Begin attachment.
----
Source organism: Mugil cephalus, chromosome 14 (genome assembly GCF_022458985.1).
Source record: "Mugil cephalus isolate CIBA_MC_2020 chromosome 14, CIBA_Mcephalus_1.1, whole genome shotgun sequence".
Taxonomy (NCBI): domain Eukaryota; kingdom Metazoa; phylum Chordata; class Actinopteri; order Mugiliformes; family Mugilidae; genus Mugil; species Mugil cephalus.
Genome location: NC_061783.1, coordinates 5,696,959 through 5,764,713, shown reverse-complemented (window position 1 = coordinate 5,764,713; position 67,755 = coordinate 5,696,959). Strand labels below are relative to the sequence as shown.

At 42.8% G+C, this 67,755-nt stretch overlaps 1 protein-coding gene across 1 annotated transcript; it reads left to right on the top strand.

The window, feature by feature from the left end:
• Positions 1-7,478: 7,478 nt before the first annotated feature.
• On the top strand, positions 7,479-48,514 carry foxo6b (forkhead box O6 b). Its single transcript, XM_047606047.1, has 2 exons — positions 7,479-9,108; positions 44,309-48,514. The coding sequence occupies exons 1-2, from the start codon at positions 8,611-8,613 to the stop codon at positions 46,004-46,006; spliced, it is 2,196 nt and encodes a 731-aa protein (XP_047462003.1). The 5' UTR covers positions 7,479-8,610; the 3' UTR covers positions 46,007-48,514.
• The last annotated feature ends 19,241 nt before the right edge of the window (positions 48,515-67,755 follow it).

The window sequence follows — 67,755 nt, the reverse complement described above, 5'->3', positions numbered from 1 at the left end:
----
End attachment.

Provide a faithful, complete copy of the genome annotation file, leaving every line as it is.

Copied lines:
Source organism: Mugil cephalus, chromosome 14 (genome assembly GCF_022458985.1).
Source record: "Mugil cephalus isolate CIBA_MC_2020 chromosome 14, CIBA_Mcephalus_1.1, whole genome shotgun sequence".
Taxonomy (NCBI): domain Eukaryota; kingdom Metazoa; phylum Chordata; class Actinopteri; order Mugiliformes; family Mugilidae; genus Mugil; species Mugil cephalus.
Genome location: NC_061783.1, coordinates 5,696,959 through 5,764,713, shown reverse-complemented (window position 1 = coordinate 5,764,713; position 67,755 = coordinate 5,696,959). Strand labels below are relative to the sequence as shown.

At 42.8% G+C, this 67,755-nt stretch overlaps 1 protein-coding gene across 1 annotated transcript; it reads left to right on the top strand.

The window, feature by feature from the left end:
• Positions 1-7,478: 7,478 nt before the first annotated feature.
• On the top strand, positions 7,479-48,514 carry foxo6b (forkhead box O6 b). Its single transcript, XM_047606047.1, has 2 exons — positions 7,479-9,108; positions 44,309-48,514. The coding sequence occupies exons 1-2, from the start codon at positions 8,611-8,613 to the stop codon at positions 46,004-46,006; spliced, it is 2,196 nt and encodes a 731-aa protein (XP_047462003.1). The 5' UTR covers positions 7,479-8,610; the 3' UTR covers positions 46,007-48,514.
• The last annotated feature ends 19,241 nt before the right edge of the window (positions 48,515-67,755 follow it).

The window sequence follows — 67,755 nt, the reverse complement described above, 5'->3', positions numbered from 1 at the left end: